Tactile Curiosity: A Conversation with Sophia Borowska

By Gabriel McCarthy

Before my interview with Sophia Borowska, an artist who works in the intersection between weaving and architecture, I told her I wasn’t familiar with weaving. In response, she sent me a short chapter from Anni Albers’ book On Weaving, called “Tactile Sensibility.” A well-known textile artist, Albers was also highly regarded for her writings in which she argued for weaving as a legitimate form of artistic expression. While reading, I paused on this sentence: “We have grown increasingly insensitive to our perception by touch, the tactile sense.”


Soon after we began speaking — in her beautifully messy and spacious studio — I mentioned this sentence to Borowska. She considers it crucial to the philosophical underpinnings of textile art.


“Today, we often receive finished products that were made in a factory—bread, tea pots, cell phones. As a result, we’re becoming more sedentary, disembodied. Touch is fundamental to the human experience, and in a modern, industrialized society, we rarely encounter raw materials.”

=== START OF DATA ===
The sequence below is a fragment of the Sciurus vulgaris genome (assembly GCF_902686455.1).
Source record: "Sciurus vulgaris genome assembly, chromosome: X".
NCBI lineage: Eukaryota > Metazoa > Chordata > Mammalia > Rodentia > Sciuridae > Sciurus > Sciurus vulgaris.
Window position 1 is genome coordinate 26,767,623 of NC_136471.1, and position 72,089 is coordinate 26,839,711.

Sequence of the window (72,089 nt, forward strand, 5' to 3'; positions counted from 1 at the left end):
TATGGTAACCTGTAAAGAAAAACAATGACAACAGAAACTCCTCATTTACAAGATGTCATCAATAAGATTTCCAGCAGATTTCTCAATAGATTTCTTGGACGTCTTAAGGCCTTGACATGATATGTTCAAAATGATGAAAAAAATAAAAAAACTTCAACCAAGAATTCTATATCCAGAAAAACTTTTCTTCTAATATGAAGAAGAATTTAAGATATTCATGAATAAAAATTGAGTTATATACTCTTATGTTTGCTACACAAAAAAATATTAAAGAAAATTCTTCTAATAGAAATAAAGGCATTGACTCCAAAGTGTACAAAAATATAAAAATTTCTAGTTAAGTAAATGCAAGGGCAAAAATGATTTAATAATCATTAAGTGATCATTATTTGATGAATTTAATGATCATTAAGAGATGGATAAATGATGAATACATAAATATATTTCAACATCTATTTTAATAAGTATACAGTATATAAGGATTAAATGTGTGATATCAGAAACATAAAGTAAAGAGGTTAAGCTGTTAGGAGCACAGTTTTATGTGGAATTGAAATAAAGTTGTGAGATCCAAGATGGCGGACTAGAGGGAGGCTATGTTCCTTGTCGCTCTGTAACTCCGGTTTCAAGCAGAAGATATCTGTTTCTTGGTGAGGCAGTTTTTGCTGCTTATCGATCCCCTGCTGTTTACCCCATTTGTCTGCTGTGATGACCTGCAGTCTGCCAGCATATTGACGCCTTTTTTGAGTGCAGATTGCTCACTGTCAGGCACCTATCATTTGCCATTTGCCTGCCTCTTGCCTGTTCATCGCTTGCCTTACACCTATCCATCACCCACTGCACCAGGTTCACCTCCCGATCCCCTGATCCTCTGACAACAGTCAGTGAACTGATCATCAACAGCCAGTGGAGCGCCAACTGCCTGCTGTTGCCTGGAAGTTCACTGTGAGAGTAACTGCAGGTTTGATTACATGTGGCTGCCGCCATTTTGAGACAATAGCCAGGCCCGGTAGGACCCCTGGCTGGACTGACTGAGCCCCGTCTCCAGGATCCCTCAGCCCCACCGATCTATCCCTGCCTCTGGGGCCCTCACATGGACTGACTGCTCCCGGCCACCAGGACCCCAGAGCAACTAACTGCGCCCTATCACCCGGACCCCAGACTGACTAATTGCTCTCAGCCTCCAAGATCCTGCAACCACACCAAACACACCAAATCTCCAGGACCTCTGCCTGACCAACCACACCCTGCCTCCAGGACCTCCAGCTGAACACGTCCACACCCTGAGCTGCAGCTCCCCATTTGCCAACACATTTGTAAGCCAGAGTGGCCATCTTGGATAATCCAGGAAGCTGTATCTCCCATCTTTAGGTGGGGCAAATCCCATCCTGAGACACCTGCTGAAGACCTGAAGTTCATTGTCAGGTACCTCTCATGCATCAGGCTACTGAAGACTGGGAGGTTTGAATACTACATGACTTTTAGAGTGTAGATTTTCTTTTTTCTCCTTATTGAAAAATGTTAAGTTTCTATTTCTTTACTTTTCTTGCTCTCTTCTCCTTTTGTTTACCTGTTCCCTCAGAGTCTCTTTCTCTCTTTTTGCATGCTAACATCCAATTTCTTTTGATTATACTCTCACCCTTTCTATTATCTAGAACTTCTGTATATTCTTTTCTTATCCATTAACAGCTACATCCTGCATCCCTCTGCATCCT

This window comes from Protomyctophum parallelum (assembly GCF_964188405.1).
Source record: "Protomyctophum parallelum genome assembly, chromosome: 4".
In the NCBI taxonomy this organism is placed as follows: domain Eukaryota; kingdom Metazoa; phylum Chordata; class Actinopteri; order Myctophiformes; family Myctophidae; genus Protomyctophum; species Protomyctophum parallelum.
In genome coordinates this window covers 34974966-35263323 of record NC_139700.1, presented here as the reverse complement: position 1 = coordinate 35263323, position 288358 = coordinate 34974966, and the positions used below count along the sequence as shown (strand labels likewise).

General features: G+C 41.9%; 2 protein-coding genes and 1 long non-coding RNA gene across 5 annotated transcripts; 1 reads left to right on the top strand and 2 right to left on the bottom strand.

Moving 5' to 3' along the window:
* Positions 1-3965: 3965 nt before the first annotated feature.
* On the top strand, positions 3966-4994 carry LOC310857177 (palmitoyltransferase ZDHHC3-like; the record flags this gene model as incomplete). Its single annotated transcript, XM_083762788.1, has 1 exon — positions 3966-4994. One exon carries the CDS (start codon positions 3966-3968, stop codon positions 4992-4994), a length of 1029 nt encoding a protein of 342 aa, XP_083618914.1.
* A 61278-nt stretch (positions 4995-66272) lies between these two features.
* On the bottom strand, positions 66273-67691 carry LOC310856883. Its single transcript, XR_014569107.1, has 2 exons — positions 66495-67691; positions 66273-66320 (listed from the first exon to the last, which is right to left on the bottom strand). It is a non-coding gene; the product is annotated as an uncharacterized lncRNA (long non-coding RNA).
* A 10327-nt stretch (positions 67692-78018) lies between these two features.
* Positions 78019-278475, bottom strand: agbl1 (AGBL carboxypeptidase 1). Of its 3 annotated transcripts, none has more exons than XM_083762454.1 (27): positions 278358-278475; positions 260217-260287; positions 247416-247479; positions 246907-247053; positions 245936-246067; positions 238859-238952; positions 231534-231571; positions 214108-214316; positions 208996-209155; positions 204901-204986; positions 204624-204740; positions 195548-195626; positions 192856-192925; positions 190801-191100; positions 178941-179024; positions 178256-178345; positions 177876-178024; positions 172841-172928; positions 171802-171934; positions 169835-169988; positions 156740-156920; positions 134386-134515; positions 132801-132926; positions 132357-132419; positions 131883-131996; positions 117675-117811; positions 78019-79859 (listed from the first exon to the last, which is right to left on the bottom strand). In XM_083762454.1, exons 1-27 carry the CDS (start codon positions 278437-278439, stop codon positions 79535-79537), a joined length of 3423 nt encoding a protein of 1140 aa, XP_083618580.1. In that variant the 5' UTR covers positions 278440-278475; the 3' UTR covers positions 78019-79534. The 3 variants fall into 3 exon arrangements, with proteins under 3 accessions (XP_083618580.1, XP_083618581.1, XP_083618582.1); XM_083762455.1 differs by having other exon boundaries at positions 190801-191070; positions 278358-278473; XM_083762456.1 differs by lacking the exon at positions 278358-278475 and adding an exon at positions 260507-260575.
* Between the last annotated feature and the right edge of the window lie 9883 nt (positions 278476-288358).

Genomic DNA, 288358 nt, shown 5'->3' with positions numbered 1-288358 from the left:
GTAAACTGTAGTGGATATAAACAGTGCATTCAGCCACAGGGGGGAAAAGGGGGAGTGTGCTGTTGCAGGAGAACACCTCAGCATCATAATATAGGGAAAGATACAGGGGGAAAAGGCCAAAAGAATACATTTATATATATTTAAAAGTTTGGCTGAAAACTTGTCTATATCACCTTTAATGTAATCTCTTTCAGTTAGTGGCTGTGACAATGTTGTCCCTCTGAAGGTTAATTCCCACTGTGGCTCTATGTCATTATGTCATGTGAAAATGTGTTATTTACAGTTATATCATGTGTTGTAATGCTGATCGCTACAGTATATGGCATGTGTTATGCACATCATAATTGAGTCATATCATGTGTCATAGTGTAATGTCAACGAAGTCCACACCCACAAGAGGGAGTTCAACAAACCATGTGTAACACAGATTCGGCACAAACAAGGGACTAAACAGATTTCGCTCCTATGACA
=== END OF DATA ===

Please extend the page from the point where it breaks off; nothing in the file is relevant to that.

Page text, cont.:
I couldn’t agree more, I replied. Alienation from nature, the essential source of all products, is a tragedy of our materialistic era. With this principle in mind, Anni Albers pioneered weaving theory. Her book On Weaving, an artistic statement and philosophical treatise, was published in 1965, and was influential as far as creating a weaving canon, which is still being shaped and discovered today. We’ve only recently begun to think seriously about weaving as a form of art. Textiles were not integrated into the traditional conception of art history, Borowska tells me, even though there are numerous textile traditions that go back centuries. People have been wearing clothes for a long time.


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Split Bind, Hand-Made Rope; Bricks; Rocks and Asphalt found in Montréal. (2017).


We laugh together when she says this. It’s such a simple observation, but one that makes you reconsider the role of textiles in art, and our lives. For Borowska, this moment of reflection happened at university, where she studied Fibres and Material Practices. But the discovery of weaving was not just conceptually exciting. It felt natural, Borowska says. She realized it was easy to sit down for hours and work with her hands. When I ask about her creative process, she tells me it’s a mix of theory and intuition.